Oh bore is .3555 and will chamber a .358 no problem. Shoots 358-125-rf into 2" at 30' off hand with a near max load of hp-38(standard cast data) powdercoated. A nice pile of brass 3' right 2' back...so dont step there...

    Never owned a glock, fired a few 9s and 40. Wasnt for me. If the 10mm bug gets me I might be tempted. But ive got other itches at the moment.

  16. #56
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    Used to carry old 1966 hi-power , still have it went to packing 1911 sometimes a glock depends on mood it can be a 34 35 41 or a 37 , they all are reliable or I would not have them , yes they are all loaded with cast , I like the hi-power and its close to my age and it is no beauty or safe queen but I do like a little bigger slug and or a longer barrel , just me and my preferences , go find a selection to see how and what feels right shoot it to see how it shoots for you and with what you want to load in it . misery-whip my dad called them that and also a swedish fiddle of course he used them off of spring boards and the old one lung drag saws but later in life he welded skookum yarder tubes .

  17. #57
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    Not my cup of tea, but if there is a more reliable pistol than the Beretta 92 I have never seen it. 1911’s are junk by comparison.

    (But I own a 1911, not a Beretta 92, go figure.)
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  18. #58
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    This is one of those nonsensical threads that are by nature going to generate hundreds of different replies. Everybody is naturally going to mention their semi automatic as the best. We have a number of different brands and models listed so far. The ONLY thing that really matters is if when you have to use it you pull the trigger and it goes bang.

  19. #59
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    Quote Originally Posted by poppy42 View Post
    Ok you asked and I’ll tell you. My most reliable semi auto is my makarov! Wet, dropped in the mud, it eats anything I put in it. I have and do stake my life on it. The kgb knew what they were doing
    Hard to disagree with this, IF it has been taken apart and properly cleaned and lubed. Of 2 of them, with the cosmoline(?) cleaned out, have been flawless. The only time one wasn't, was when I intentionally downloaded rounds that would barely, or not cycle the action, while working on loads. Many different factory loads and all variety of handloads (other than underpowered), have always been 100% reliable in both Makarovs.
    Also, I'd always badmouthed Glocks, just because I didn't like "plastic" pistols. Then I had the chance to run a few full mags through one. I don't run them down anymore, felt really good and I hit everything I aimed at. I still love 1911's, but won't ever knock a Glock again.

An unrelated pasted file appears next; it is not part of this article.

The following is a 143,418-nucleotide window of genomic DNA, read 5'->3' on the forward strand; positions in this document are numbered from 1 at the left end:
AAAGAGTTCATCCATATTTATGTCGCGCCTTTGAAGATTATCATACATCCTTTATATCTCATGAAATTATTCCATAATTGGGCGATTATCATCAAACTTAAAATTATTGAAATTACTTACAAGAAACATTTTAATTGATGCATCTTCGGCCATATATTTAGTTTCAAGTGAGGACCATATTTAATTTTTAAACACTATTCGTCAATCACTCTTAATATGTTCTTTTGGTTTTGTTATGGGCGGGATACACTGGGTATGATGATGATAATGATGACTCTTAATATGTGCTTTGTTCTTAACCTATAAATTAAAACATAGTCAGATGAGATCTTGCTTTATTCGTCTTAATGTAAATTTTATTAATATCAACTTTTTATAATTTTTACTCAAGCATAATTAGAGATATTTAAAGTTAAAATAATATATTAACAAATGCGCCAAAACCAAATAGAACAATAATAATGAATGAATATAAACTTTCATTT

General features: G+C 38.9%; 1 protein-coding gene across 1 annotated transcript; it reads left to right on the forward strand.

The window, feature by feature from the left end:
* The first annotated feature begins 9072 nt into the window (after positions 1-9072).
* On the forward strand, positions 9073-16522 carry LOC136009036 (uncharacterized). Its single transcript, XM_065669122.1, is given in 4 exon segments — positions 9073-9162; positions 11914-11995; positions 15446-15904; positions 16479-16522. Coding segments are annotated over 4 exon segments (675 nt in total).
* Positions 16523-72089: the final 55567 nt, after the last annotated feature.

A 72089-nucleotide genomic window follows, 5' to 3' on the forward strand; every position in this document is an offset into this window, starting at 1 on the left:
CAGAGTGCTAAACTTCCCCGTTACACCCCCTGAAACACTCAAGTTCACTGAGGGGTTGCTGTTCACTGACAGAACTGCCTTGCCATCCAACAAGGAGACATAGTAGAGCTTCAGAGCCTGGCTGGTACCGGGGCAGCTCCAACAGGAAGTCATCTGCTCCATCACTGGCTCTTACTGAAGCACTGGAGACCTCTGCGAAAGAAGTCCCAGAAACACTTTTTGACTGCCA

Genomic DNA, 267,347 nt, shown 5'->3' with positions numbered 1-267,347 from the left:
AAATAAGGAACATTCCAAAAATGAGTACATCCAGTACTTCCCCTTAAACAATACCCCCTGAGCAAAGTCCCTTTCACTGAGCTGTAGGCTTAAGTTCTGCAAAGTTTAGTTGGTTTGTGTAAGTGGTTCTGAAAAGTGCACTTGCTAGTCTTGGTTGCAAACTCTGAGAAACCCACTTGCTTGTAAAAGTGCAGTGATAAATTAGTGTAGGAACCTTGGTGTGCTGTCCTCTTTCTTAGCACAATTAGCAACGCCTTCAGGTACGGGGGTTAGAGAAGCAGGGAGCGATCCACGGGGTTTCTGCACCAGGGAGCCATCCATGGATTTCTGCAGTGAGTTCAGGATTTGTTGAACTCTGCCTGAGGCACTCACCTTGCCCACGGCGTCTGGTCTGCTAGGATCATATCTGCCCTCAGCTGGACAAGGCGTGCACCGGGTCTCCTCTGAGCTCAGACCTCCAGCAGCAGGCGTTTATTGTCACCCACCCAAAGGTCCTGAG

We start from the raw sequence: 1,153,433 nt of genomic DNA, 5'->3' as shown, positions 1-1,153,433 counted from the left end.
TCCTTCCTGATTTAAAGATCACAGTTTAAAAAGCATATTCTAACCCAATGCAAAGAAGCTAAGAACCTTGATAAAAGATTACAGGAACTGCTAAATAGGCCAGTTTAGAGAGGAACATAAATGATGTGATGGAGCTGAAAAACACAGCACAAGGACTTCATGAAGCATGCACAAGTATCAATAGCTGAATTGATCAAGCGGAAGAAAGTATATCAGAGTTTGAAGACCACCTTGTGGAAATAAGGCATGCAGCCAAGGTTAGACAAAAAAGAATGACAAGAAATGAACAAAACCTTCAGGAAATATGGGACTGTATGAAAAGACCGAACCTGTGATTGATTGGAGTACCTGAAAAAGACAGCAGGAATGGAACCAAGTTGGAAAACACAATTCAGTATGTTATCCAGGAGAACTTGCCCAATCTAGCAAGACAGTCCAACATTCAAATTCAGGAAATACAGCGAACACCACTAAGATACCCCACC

20. #60
    Boolit Master curioushooter's Avatar
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    I have never known Glocks to have any reliability issues once they got their magazine issues sorted out about 25 years ago. Certainly I wouldn't worry about one made in the last 20 years. That said they are ugly. I don't care what anybody says. They are ugly. I also don't appreciate how the stock Glocks are cheezy with plastic sights and crap that just shouldn't exist on any firearm. There is a reason why there is a huge aftermarket for Glocks. They are both ubiquitous and benefit from upgrades.

    I have been a fan of the CZ75 design for a long time. I had reliability issues with the Tanfoglios. But the real Czech made firearms are an outstanding value and I've never experienced a single reliability issue with any of them, even using cheap MecGar mags. I suspect they are vastly more durable than a Glock in terms of round count lifespan. They are also TRULY a SA/DA and have traditional land and groove rifling, which I think makes them a better cast boolit platform than a Glock. The traditional pattern can be used Cocked and Locked and well as DA. I've just never been able to shoot as accurately with the Glock type striker fired pistol. I had a H&K P7 (which shouldn't be used with Cast Boolits) that was striker fired and I shot very accurately, but they way they work is different from the Glock.

    I think the CZ75PO1 (compact aluminum frame with DA/SA trigger) is probably the neatest 9mm pistol out there right now and an outstanding value. The only criticism I have of my CZ75B is that it's a bit too large and heavy for 9mm. With a loaded mag of 147s it weighs more than my 4" S&W Model 19 and is considerably less potent.
    Last edited by curioushooter; 02-11-2020 at 01:46 PM.

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Abbreviations used in Reloading

BP Bronze Point IMR Improved Military Rifle PTD Pointed
BR Bench Rest M Magnum RN Round Nose
BT Boat Tail PL Power-Lokt SP Soft Point
C Compressed Charge PR Primer SPCL Soft Point "Core-Lokt"
HP Hollow Point PSPCL Pointed Soft Point "Core Lokt" C.O.L. Cartridge Overall Length
PSP Pointed Soft Point Spz Spitzer Point SBT Spitzer Boat Tail
LRN Lead Round Nose LWC Lead Wad Cutter LSWC Lead Semi Wad Cutter
GC Gas Check